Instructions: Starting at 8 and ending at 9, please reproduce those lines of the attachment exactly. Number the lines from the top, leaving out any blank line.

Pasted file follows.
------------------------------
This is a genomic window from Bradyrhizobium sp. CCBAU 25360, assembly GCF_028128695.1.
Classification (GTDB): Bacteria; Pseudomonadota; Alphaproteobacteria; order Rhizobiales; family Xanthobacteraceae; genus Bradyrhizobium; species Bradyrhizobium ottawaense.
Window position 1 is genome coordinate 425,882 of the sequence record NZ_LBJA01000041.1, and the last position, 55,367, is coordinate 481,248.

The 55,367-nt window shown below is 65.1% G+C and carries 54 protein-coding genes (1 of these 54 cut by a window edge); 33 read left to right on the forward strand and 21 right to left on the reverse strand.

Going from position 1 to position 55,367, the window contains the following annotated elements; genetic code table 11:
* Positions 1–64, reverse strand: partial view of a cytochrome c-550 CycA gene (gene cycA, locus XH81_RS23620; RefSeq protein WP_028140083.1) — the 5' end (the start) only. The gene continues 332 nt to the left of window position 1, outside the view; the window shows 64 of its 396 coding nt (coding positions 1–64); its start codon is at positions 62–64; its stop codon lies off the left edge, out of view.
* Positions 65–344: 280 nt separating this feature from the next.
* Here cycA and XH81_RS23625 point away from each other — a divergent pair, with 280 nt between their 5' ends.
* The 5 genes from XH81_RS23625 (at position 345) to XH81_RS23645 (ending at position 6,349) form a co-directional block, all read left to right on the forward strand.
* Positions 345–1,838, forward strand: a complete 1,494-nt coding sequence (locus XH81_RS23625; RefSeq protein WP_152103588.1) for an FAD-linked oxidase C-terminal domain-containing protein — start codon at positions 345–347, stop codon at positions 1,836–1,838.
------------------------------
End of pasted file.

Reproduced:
* Here cycA and XH81_RS23625 point away from each other — a divergent pair, with 280 nt between their 5' ends.
* The 5 genes from XH81_RS23625 (at position 345) to XH81_RS23645 (ending at position 6,349) form a co-directional block, all read left to right on the forward strand.